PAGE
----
The last six months have reminded us that good public services, important though they are, are not at the root of mental wellbeing. In fact, the two core components have little to do with public services or government at all, and were profoundly undermined by the lockdown: our work and our relationships.

First, on work, there are few more important things to a person’s mental health than having a reason to get up in the morning. The Royal College of Psychiatrists is unequivocal about the importance of employment for people with mental health problems, they say it is “central to personal identity; provides structure and purpose to the day; gives opportunities for socialisation and friendship; and increases social networks – a core component of social capital”.

And secondly, on relationships, the evidence is even stronger. The Grant Study, a landmark 75-year longitudinal study of Harvard students, is utterly unequivocal about the importance of our relationships to mental and physical health:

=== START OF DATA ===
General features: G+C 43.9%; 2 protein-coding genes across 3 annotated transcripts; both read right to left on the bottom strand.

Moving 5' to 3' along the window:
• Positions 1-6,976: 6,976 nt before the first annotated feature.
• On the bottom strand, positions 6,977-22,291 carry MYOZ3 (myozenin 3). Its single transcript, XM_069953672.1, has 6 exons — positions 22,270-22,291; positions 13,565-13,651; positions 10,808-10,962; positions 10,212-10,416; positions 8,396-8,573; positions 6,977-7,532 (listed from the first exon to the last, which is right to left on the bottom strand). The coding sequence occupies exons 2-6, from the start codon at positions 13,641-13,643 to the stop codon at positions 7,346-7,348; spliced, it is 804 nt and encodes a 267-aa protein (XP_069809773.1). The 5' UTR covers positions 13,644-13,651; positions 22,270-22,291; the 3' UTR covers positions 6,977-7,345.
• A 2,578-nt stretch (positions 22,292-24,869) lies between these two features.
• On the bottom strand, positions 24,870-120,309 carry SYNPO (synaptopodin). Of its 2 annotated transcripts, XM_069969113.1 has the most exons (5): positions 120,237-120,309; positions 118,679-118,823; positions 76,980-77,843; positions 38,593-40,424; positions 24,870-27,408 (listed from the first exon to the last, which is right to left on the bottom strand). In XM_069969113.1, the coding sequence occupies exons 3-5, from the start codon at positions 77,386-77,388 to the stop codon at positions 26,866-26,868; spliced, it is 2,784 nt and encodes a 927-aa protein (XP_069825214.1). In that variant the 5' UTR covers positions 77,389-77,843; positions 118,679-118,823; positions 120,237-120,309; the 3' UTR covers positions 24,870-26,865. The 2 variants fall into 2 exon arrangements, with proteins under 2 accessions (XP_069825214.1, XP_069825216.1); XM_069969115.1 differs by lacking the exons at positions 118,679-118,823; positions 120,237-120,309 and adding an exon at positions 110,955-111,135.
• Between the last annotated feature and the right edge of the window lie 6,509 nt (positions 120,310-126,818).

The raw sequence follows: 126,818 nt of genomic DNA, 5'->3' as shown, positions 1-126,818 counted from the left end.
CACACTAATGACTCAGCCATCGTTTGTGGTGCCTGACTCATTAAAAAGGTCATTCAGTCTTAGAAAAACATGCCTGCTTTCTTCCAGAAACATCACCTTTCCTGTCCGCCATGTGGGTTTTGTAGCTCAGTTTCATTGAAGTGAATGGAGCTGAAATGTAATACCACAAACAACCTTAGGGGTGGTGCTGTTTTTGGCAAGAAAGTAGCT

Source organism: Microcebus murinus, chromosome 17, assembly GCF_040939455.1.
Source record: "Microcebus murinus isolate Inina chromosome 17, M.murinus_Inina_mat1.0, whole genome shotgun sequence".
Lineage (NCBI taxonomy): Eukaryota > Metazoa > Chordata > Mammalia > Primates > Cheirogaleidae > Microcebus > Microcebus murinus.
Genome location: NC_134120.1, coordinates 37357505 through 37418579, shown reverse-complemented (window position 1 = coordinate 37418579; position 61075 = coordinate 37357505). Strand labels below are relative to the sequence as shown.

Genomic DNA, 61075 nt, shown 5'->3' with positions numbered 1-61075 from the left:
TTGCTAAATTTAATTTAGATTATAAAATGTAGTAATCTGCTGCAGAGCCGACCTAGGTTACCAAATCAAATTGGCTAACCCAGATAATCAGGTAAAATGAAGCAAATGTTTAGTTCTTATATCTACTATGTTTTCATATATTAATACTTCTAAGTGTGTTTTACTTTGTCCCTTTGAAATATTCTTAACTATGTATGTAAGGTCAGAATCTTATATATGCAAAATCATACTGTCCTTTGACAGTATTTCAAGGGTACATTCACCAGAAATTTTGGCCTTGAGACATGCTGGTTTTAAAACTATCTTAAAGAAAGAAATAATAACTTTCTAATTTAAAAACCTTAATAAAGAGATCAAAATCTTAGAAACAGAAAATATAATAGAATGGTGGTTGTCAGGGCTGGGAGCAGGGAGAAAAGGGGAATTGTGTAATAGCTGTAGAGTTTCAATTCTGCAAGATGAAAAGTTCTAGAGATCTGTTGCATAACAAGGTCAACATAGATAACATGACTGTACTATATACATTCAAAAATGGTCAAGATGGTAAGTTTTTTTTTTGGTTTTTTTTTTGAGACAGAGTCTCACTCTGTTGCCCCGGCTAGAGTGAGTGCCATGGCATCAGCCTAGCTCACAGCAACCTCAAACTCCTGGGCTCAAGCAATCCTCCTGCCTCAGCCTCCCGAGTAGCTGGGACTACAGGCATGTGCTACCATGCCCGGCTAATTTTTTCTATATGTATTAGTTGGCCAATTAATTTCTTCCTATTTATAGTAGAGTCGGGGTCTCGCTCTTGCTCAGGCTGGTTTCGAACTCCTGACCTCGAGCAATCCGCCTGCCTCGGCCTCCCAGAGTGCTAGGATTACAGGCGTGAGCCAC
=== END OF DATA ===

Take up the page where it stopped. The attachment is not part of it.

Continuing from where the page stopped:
“So what have we learned? What are the lessons that come from the tens of thousands of pages of information that we’ve generated on these lives? Well, the lessons aren’t about wealth or fame or working harder and harder. The clearest message that we get from this 75-year study is this: good relationships keep us happier and healthier. Period.”

The quality of our close relationships is fundamental to child mental health, too. Family instability is the single biggest reason that children report attending CAMHS. But, deeper than that, NHS data shows the very structure of our family relationships has a fundamental impact on the mental health of our children.

A primary school child with married parents has a six per cent chance of a mental disorder. It rises to 12 per cent for cohabiting parents and 18 per cent for lone parents.